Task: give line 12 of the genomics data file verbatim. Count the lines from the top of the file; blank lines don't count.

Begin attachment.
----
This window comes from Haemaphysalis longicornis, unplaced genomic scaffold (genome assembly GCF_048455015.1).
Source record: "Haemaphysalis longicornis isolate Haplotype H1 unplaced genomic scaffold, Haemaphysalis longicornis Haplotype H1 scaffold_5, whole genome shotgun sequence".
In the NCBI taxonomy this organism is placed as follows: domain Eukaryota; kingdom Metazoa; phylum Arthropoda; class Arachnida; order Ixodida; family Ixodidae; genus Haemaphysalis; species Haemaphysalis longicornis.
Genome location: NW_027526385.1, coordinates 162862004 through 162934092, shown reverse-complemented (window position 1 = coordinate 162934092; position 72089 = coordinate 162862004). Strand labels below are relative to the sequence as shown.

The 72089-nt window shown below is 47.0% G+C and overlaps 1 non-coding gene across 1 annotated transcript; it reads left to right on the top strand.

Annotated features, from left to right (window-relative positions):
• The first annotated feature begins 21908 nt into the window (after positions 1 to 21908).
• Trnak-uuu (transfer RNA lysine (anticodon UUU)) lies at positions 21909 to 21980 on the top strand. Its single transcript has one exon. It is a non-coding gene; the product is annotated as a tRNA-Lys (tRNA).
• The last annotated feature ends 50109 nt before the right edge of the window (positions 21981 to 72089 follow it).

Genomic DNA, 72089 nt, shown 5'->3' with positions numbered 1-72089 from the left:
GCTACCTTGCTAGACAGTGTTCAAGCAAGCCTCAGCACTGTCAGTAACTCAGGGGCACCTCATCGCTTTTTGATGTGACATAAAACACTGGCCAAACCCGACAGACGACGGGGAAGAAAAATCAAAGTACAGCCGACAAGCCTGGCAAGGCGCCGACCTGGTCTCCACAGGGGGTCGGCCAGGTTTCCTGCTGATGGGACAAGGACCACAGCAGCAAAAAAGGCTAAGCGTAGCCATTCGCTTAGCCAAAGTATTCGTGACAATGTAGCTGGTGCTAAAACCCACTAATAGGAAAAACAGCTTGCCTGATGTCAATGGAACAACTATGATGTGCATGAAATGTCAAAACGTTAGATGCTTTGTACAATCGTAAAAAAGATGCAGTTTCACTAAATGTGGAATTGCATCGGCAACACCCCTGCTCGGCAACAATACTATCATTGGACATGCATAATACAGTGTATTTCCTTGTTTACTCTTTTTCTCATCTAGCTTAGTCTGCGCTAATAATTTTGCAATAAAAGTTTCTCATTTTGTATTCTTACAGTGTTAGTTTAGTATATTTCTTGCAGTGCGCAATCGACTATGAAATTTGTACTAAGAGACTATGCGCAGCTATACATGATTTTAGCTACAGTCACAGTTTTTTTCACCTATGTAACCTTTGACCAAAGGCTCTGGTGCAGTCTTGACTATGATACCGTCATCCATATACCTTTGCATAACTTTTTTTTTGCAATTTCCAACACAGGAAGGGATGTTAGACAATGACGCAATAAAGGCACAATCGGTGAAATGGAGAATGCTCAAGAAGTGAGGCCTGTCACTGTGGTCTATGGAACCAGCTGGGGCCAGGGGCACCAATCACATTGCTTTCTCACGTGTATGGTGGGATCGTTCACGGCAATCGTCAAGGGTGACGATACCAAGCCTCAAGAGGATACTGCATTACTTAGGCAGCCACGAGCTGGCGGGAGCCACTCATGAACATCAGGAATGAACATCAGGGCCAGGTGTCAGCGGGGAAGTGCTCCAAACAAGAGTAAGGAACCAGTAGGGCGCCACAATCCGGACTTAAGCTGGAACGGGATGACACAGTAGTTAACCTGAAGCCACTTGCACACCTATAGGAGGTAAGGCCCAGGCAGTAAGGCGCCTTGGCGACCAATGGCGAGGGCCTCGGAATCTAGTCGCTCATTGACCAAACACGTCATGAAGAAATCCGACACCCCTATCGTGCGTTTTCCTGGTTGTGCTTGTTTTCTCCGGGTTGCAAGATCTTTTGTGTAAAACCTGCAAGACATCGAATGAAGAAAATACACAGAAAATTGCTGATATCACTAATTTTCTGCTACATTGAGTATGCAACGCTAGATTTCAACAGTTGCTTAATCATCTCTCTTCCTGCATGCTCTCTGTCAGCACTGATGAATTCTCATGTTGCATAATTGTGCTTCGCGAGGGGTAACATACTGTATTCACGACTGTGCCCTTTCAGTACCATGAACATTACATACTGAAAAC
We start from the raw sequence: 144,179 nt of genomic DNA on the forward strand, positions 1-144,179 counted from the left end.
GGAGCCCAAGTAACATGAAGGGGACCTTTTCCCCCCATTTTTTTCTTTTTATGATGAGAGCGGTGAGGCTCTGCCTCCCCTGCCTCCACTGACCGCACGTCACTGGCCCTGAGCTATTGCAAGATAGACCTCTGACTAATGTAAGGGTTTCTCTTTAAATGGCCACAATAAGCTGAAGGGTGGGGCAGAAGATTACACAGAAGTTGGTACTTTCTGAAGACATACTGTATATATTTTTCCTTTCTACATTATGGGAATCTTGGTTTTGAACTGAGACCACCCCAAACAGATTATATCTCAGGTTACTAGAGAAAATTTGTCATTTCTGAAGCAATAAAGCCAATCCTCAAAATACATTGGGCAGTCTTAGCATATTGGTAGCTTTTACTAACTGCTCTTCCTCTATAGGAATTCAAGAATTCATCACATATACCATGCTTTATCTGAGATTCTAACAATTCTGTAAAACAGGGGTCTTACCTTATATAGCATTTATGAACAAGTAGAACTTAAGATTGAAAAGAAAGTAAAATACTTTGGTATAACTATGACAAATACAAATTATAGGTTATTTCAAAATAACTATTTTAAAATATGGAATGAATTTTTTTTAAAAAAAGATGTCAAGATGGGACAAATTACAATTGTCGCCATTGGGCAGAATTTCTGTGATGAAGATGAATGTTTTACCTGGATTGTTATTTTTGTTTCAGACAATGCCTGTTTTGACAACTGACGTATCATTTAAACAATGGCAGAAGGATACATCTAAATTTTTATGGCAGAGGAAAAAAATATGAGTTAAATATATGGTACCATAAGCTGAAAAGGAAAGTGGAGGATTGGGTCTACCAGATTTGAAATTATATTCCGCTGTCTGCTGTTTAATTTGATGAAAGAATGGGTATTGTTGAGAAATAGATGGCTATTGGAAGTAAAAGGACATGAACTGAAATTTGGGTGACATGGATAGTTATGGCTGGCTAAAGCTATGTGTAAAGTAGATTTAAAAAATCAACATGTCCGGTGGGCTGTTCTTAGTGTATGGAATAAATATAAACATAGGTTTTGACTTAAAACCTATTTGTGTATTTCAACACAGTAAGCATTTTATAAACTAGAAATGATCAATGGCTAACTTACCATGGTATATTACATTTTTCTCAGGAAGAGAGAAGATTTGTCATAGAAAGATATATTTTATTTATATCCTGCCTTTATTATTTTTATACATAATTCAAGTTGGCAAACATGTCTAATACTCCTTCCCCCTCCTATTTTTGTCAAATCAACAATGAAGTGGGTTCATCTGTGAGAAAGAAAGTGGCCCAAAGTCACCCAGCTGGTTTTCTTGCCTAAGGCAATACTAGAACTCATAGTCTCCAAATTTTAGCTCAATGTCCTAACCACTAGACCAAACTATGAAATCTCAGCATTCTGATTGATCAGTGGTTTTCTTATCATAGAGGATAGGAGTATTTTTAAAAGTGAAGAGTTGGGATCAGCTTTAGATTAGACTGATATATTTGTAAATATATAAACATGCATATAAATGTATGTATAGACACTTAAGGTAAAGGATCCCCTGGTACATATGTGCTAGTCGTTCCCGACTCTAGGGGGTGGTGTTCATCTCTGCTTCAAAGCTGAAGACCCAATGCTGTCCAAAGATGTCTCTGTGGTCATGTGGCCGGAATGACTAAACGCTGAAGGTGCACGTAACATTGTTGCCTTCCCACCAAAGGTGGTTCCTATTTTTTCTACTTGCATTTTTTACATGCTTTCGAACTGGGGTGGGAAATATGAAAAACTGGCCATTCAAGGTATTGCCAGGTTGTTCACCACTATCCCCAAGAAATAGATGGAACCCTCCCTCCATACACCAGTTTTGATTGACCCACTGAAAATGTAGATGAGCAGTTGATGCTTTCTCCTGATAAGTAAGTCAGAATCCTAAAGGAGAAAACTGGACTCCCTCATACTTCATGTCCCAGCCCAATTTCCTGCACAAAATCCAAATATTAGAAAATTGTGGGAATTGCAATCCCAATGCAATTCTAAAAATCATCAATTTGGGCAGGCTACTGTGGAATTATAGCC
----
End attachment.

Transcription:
We start from the raw sequence: 144,179 nt of genomic DNA on the forward strand, positions 1-144,179 counted from the left end.